Tevar is the fourth remake of 2003 Telugu blockbuster Okkadu originally starring Mahesh Babu, Bhumika Chawla and Prakash Raj. Arjun Kapoor (2 States), Sonakshi Sinah (Lootera) and Manoj Bajpai (Rajneeti) take on the respective pivotal roles for the Hindi remake under the banner of Sanjay Kapoor Entertainment Pvt Ltd.
It features music by Sajid-Wajid (Wanted, Dabangg) and lyrics by Kausar Munir with the vocal talents of Shafqat Amanat Ali (‘Manchala’ – Hasse Toh Phasse), Shruti Hasan (‘Alvida’ – D-Day), Ritu Pathak (‘Jalebi Bai’ – Double Dhamaal) amongst others.
Superman introduces our larger than life protagonist with much fan fare that is not far from typical. It is a decent enough number but suffers from two drawbacks. Kausar Munir’s lyrics are rife with the right amount youthful arrogance but the line, ‘jo leve panga, kar doon maa behn’, is arguably in bad taste if not down right disrespectful to women. Secondly, the track is right up Wajid’s alley and he does a fair job of it but it is not unreasonable to hope for a newer voice for a newer face, Arjit Singh ala ‘Tera Hero Idhar Hain’ (Main Tera Hero) comes immediately to mind. Musically, the track is a good blend of techno, Punjabi and Sajid-Wajid’s signature vocal percussion. The remix of the track turns it up a notch with Mika behind the mike instead. While Mika packs a lot more attitude than Wajid, the need for fresher vocals remains. Ultimately the chaotic arrangements overpower the track and it looses its appeal.
Radha Nachegi is a musical fusion delight, both audibly and visually. Ritu Pathak weaves between contemporary and traditional vocals well, in step with Sajid-Wajid’s outstanding arrangement. The Sabris interlude gives the track a trendy edge. Munir’s lyrics are strictly satisfactory given the simplistic signature hook being at odds with the later nuanced lines. Also, history enthusiasts would note Radha Rani precedes Meera in Krishna-Lila so a reference by Her of Meera is arguably incorrect. Otherwise, the track is quite enjoyable and incredibly well choreographed as well.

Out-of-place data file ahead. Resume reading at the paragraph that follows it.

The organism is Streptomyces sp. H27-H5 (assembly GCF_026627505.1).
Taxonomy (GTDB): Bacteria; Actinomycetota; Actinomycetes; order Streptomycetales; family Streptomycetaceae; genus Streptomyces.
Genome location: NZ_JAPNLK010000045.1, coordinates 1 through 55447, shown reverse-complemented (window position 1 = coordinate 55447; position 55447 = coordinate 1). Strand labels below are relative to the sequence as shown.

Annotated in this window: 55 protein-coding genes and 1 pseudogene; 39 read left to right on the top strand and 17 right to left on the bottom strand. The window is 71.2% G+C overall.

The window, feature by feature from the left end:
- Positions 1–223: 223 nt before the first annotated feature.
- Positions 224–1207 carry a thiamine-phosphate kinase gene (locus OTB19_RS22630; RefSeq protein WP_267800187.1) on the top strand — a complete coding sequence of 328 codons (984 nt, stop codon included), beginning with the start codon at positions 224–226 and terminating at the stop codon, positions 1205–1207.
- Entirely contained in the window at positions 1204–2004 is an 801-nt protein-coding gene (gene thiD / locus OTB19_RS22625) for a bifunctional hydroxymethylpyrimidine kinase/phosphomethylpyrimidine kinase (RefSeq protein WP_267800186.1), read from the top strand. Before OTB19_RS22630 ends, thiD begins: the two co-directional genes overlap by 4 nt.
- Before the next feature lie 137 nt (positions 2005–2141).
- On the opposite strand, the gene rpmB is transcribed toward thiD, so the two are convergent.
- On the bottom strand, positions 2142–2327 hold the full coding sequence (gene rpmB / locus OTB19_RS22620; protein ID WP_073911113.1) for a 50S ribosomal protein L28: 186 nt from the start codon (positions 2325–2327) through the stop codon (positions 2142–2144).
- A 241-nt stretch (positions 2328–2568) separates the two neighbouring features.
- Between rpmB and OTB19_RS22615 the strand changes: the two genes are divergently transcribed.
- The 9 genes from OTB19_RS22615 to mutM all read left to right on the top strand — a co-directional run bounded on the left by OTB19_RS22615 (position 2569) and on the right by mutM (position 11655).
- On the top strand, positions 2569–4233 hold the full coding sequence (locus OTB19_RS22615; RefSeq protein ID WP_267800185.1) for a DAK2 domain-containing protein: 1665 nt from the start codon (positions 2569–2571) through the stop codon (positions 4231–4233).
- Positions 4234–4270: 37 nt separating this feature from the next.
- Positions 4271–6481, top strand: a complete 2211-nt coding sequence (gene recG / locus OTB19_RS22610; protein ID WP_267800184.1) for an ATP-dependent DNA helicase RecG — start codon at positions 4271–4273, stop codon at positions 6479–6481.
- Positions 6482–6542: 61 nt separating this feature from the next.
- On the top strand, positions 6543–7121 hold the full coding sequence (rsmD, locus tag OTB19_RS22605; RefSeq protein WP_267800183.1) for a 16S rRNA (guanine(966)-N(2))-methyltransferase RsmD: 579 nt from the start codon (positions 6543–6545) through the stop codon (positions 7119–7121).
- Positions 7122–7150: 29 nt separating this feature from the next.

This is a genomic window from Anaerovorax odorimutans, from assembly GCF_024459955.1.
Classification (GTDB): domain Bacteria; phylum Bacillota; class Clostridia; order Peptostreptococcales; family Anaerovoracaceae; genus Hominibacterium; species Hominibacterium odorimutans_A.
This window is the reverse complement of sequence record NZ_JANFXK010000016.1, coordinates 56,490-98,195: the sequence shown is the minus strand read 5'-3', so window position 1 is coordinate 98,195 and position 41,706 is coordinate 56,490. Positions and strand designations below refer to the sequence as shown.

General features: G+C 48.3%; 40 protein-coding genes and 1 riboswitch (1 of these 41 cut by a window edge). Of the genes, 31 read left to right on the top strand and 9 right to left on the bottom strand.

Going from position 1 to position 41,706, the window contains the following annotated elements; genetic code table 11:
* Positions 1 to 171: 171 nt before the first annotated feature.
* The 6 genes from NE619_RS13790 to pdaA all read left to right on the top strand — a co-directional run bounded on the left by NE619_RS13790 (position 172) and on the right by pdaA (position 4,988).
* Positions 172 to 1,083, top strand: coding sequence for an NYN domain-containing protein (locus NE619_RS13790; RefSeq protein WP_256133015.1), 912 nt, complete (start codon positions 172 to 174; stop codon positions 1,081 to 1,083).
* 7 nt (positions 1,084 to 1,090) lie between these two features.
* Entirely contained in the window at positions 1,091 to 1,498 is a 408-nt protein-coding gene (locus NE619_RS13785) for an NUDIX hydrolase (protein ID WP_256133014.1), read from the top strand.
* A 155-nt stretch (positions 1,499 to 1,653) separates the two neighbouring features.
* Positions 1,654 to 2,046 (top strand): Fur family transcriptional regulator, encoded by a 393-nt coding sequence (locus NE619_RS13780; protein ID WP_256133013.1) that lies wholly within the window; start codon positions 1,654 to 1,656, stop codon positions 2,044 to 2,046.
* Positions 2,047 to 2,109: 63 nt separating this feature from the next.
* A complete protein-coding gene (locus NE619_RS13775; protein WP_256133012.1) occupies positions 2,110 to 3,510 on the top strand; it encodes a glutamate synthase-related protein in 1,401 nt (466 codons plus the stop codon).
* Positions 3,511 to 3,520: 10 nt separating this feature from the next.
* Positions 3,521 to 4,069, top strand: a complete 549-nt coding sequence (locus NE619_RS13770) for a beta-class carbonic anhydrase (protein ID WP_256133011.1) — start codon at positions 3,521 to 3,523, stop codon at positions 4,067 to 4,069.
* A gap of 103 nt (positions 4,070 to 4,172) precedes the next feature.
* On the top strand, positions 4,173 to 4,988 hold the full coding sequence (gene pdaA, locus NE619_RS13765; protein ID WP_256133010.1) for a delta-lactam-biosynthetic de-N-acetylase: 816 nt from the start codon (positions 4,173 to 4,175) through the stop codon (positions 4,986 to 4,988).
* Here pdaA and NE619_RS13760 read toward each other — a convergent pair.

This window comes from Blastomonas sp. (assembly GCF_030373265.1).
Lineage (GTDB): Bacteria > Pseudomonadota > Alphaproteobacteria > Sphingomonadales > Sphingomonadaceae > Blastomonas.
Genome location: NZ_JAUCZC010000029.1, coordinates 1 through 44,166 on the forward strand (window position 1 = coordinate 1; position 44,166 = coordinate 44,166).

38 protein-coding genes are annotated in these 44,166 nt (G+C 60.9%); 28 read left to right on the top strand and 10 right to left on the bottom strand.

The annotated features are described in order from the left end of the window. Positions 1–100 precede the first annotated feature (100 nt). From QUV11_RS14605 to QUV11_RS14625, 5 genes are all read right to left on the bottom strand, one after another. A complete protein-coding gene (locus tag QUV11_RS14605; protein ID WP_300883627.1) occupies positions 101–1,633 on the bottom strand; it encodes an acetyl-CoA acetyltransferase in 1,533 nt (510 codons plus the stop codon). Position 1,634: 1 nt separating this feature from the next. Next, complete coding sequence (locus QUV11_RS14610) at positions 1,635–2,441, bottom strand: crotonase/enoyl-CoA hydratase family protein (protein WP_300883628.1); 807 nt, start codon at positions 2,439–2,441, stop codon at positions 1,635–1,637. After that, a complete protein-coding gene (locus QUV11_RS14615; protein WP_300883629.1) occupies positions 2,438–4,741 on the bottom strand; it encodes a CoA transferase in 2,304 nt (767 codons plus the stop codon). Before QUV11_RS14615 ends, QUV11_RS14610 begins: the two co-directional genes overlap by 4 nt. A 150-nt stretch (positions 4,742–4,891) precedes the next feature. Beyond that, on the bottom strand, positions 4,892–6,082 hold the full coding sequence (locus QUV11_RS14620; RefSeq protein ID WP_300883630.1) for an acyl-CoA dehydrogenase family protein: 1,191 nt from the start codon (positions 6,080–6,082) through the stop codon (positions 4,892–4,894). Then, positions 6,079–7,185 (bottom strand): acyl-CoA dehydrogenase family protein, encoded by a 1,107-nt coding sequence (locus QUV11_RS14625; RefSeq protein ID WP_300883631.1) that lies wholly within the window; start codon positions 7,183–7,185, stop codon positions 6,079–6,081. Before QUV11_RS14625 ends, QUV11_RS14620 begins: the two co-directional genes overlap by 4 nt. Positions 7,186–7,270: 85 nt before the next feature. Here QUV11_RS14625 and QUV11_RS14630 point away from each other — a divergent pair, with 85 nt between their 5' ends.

Madamiya fails miserably as what sounds like an item number. It sounds fragmented and the lyrics make little sense. Mamta and Mika also fail to work their magic. Music is just loud and fast with little finesse. In a word: dismal.
Joganiya serves as a powerful romantic ballad as well as strong background score. Shruti Hasan, who we have not heard since D-Day, takes the mike and bowls you over within minutes. Wajid compliments her well during the song’s signature hook, but it would have sounded a lot better with a softer and smoother male voice that does not drown out Shruti. Alternatively, it can be chalked up to poor programming and mixing but there is something amiss there. Ajay Gogavale, Jigar Saraiya and Rahet Fateh Ali Khan ‘Saathiya’ (Singham), ‘Piya Kesariyo’ (Hum Tum Shabana) and ‘Teri Ore’ (Singh Is King) respectively are tracks that managed this flawlessly.
Main Nai Jaana Pardes is a stunning reimagining of ‘Khaireyan De Naal’ originally composed in Shafqat Amanat Ali’s debut album Tabeer. It is as beautiful as the original, if not better and is easily the best track of this album. The orchestration is particularly impressive demonstrating that Sajid-Wajid and produce sophisticated pieces of music if they put the effort in.
Imran Khan’s Let’s Celebrate is yet another party number in a long line of party numbers and it does little to distinguish itself from the crowd. Lyrics are hardly audible due to the overuse of techno and what little you do hear is not impressive. It is spectacularly ordinary.
The Tevariffic mash-up is relatively well mixed and listenable but ultimately rather pedestrian and forgettable.
Sajid-Wajid have definitely fared slightly better with Tevar in comparison with their last outing Dawaat-e-ishq which was quite dated and ordinary. The fantastically arranged ‘Radha Nachegi’ and ‘Main Nai Jaana Pardes’ is testament to that. Even ‘Superman’ and ‘Joganiya’ sees them deviate a little from their comfort zone, but there is still a lot to be desired. ‘Madamiya’ and ‘Let’s Celebrate; in conjunction with the remix and mash-up arguably discount the album’s general appeal heavily.